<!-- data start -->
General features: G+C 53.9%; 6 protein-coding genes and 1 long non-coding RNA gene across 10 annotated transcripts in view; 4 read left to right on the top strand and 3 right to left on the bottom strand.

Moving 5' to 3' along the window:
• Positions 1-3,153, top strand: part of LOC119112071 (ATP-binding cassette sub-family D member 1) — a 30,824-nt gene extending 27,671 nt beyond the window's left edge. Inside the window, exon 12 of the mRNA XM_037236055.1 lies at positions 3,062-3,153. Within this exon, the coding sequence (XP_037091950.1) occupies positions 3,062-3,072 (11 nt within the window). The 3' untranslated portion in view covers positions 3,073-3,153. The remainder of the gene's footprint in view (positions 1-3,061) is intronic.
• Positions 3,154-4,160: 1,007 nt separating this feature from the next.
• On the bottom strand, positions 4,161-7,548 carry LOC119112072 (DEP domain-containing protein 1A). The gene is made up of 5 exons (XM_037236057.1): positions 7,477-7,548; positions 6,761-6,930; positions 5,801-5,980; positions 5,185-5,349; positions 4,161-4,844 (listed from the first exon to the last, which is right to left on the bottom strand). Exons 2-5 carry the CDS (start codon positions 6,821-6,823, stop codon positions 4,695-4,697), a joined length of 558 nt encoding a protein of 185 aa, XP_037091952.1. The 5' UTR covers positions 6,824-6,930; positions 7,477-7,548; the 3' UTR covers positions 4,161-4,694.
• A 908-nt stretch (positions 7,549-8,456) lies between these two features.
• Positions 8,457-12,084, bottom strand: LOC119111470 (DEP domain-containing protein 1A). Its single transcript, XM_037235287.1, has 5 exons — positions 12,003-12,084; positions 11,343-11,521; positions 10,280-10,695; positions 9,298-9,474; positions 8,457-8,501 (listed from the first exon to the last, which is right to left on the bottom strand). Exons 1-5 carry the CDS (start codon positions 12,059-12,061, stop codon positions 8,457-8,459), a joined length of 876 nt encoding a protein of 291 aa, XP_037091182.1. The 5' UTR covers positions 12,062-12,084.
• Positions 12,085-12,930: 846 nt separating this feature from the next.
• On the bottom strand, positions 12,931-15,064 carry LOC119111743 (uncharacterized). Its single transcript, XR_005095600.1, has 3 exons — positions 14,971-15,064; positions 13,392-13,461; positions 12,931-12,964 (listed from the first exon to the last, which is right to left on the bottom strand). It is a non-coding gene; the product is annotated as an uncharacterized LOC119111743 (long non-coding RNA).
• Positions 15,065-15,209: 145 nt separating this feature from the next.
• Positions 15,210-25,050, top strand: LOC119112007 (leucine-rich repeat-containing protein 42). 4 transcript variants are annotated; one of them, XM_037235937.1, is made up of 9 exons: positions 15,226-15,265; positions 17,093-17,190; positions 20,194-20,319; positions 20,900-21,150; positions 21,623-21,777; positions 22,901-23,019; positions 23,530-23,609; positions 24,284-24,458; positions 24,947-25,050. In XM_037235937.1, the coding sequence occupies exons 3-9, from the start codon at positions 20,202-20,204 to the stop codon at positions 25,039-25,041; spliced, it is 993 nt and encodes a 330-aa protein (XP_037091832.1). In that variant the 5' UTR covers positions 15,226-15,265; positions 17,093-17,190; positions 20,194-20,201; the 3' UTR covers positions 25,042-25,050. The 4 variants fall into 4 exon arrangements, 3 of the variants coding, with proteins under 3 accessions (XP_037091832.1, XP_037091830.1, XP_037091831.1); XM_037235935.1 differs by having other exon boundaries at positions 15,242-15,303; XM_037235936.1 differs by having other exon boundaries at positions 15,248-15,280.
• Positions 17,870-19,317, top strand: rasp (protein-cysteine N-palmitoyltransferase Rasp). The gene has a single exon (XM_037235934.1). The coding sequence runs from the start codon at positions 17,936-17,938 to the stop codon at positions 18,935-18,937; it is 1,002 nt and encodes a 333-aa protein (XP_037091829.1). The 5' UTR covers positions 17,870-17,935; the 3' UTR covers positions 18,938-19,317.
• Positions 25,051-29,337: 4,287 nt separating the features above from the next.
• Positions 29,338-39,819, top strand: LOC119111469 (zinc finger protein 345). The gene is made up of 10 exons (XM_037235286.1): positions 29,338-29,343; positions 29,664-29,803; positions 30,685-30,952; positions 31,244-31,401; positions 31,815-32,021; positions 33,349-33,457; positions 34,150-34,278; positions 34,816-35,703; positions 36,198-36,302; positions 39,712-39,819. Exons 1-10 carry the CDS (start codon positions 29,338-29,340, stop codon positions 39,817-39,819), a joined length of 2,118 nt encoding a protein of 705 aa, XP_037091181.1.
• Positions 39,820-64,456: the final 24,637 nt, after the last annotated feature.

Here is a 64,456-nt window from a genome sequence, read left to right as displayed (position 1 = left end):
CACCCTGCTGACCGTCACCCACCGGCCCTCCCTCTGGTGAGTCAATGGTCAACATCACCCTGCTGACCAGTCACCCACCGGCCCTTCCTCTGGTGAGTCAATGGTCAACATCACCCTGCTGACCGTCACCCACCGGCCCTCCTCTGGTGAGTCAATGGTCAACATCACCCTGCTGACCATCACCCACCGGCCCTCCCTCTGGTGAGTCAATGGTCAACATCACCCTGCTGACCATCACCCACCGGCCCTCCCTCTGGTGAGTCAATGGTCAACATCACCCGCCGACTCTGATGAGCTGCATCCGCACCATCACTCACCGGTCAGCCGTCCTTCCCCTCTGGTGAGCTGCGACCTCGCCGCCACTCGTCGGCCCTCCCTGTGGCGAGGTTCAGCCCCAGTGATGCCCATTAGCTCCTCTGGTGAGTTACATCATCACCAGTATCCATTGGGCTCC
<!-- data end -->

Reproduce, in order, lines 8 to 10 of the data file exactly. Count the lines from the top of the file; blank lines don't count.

• Positions 12,085-12,930: 846 nt separating this feature from the next.
• On the bottom strand, positions 12,931-15,064 carry LOC119111743 (uncharacterized). Its single transcript, XR_005095600.1, has 3 exons — positions 14,971-15,064; positions 13,392-13,461; positions 12,931-12,964 (listed from the first exon to the last, which is right to left on the bottom strand). It is a non-coding gene; the product is annotated as an uncharacterized LOC119111743 (long non-coding RNA).
• Positions 15,065-15,209: 145 nt separating this feature from the next.